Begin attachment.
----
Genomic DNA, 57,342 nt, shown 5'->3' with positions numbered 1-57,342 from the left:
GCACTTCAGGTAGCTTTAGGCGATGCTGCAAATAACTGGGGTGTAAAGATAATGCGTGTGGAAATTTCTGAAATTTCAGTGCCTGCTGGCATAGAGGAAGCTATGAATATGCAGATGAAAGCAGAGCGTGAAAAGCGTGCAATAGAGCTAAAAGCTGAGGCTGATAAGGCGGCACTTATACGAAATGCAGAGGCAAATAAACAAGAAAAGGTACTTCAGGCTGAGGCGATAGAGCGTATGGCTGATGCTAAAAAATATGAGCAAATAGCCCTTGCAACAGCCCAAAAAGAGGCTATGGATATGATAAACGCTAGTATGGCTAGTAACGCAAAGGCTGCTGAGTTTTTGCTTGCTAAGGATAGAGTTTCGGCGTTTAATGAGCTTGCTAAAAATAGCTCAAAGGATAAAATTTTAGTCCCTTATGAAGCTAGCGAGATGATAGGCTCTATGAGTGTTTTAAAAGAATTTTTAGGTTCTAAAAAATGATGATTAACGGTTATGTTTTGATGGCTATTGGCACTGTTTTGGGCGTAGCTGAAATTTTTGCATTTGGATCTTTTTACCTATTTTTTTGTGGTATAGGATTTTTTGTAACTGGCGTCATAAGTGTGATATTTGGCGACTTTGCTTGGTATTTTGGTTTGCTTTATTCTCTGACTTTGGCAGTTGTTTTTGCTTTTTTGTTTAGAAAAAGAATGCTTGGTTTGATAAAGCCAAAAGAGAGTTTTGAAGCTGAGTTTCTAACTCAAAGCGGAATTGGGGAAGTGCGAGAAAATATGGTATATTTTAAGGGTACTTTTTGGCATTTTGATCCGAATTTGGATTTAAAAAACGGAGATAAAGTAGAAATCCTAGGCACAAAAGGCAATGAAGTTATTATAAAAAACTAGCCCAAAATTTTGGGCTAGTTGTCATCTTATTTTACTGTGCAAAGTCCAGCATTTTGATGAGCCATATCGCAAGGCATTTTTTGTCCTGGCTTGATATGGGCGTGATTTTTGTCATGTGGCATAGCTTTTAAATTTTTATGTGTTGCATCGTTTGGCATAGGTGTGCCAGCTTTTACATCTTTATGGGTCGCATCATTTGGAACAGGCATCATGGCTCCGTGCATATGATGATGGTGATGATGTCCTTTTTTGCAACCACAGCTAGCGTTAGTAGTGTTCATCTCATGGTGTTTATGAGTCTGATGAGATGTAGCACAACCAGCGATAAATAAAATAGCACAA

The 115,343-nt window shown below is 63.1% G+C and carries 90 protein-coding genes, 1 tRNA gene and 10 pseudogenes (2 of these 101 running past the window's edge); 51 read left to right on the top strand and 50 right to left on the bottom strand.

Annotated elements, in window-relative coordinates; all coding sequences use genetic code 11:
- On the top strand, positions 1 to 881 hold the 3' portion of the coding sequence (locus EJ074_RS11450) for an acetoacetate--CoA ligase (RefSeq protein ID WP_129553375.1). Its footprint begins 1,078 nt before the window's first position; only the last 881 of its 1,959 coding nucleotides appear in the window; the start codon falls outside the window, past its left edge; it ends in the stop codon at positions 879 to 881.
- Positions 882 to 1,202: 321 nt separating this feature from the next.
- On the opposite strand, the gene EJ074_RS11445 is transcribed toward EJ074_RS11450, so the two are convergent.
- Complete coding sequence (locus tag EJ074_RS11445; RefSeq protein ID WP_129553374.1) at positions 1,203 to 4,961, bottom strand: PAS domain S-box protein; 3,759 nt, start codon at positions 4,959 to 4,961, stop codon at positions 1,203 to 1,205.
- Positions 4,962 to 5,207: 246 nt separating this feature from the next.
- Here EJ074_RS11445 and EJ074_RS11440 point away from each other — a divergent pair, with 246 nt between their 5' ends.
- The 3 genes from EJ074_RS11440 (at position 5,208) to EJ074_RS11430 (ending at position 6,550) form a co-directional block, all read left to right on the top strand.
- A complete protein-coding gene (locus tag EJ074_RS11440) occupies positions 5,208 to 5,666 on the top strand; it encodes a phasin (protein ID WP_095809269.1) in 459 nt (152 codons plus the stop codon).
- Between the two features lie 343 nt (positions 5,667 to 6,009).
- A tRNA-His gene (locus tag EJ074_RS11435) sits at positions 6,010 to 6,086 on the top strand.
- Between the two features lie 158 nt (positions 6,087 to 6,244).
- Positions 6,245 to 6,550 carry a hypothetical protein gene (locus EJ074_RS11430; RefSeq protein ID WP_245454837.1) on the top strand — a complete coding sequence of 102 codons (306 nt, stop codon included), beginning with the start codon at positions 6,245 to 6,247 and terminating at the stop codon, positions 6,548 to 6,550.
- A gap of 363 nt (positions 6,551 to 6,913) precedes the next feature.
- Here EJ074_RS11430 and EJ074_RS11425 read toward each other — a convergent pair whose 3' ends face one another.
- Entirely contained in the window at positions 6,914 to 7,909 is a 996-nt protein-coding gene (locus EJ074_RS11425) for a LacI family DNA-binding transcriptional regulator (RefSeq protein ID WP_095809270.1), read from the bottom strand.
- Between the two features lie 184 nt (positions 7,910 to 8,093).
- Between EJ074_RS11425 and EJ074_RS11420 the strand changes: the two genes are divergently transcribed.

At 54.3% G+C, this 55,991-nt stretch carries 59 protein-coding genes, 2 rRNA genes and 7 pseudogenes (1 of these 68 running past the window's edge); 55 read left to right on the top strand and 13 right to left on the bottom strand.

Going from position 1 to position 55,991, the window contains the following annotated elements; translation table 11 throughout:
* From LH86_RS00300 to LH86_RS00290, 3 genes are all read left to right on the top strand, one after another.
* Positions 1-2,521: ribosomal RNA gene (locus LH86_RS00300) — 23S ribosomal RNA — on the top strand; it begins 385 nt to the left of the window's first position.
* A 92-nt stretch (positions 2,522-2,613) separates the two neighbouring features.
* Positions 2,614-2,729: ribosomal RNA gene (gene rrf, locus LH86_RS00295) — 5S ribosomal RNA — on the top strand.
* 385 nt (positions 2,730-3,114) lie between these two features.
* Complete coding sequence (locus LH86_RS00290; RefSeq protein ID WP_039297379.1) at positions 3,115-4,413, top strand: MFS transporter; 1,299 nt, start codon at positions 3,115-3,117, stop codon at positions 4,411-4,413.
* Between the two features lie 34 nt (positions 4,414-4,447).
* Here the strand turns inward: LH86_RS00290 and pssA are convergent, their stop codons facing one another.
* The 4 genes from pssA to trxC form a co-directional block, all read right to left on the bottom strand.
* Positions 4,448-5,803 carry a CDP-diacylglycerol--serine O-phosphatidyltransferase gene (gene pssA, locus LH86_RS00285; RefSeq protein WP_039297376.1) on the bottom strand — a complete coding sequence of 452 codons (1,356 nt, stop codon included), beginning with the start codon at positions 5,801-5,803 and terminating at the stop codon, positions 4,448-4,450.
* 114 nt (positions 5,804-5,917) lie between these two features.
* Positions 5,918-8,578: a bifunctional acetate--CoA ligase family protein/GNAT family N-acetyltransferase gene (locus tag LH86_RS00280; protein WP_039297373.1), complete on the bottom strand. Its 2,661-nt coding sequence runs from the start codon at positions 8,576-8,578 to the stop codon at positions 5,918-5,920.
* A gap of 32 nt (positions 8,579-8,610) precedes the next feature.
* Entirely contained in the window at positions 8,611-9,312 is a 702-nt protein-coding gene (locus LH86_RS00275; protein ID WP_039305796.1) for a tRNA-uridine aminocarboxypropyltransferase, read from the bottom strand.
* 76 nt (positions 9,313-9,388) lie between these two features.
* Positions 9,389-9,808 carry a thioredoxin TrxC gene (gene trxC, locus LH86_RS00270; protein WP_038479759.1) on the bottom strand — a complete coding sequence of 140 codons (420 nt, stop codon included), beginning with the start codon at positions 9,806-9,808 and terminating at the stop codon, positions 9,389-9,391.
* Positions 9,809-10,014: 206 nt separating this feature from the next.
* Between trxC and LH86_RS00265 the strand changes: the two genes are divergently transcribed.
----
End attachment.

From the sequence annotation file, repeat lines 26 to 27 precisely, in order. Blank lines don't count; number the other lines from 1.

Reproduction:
* A 92-nt stretch (positions 2,522-2,613) separates the two neighbouring features.
* Positions 2,614-2,729: ribosomal RNA gene (gene rrf, locus LH86_RS00295) — 5S ribosomal RNA — on the top strand.